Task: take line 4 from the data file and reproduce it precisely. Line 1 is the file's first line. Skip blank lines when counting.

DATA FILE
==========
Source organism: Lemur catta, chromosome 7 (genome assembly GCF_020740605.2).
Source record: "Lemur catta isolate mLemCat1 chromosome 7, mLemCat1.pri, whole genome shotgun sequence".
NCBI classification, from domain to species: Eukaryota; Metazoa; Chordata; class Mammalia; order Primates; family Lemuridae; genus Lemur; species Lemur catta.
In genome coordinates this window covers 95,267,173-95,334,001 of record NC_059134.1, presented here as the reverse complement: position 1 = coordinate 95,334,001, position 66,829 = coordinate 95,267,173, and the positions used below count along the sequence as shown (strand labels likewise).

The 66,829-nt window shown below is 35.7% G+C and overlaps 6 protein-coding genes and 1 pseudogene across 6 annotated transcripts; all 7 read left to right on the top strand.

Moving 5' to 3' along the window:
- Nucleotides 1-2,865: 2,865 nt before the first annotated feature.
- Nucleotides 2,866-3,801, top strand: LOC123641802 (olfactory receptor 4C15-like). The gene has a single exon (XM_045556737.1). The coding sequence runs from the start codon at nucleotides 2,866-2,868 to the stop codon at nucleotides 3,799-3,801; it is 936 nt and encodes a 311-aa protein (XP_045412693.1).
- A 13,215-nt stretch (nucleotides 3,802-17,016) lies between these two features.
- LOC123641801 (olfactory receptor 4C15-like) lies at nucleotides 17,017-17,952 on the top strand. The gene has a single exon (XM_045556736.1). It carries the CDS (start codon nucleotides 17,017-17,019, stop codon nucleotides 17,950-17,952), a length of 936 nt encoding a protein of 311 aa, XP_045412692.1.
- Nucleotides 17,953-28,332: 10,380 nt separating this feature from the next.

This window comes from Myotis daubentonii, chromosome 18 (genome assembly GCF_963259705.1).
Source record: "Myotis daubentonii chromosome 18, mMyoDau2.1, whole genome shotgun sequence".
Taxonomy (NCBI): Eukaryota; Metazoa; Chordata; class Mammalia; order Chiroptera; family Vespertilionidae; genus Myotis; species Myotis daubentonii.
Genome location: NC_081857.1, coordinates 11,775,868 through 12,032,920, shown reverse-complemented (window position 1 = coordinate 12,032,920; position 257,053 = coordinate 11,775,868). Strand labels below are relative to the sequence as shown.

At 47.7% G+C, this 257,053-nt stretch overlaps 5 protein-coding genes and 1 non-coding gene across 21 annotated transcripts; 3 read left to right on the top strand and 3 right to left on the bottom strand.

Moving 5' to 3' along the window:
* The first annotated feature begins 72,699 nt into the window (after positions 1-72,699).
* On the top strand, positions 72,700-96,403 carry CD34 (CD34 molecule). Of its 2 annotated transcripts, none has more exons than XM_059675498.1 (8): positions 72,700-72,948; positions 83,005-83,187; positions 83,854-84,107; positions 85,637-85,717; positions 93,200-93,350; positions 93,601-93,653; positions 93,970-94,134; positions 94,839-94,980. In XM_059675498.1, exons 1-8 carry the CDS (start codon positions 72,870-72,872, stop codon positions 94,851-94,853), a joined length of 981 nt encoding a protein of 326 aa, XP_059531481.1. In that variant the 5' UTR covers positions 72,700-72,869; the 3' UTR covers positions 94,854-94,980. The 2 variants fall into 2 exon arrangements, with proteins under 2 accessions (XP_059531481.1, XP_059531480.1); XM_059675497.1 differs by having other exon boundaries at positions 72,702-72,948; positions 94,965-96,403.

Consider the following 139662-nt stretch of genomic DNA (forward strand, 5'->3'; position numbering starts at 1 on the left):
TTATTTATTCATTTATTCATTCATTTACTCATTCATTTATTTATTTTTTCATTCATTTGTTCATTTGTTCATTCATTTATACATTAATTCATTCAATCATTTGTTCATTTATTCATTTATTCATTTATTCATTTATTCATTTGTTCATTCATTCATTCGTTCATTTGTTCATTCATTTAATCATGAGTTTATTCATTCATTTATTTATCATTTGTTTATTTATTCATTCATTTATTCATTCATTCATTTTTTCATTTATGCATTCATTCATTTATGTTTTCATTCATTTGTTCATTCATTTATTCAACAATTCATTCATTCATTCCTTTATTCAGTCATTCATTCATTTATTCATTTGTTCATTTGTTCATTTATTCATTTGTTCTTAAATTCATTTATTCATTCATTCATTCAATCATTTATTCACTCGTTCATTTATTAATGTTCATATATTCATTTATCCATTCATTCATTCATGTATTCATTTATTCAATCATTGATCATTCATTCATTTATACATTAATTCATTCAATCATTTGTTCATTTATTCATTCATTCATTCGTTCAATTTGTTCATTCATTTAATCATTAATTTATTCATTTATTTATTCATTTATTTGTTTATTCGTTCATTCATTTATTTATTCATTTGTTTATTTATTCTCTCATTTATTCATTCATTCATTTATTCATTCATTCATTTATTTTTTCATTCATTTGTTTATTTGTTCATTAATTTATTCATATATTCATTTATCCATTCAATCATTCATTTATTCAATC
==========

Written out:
In genome coordinates this window covers 95,267,173-95,334,001 of record NC_059134.1, presented here as the reverse complement: position 1 = coordinate 95,334,001, position 66,829 = coordinate 95,267,173, and the positions used below count along the sequence as shown (strand labels likewise).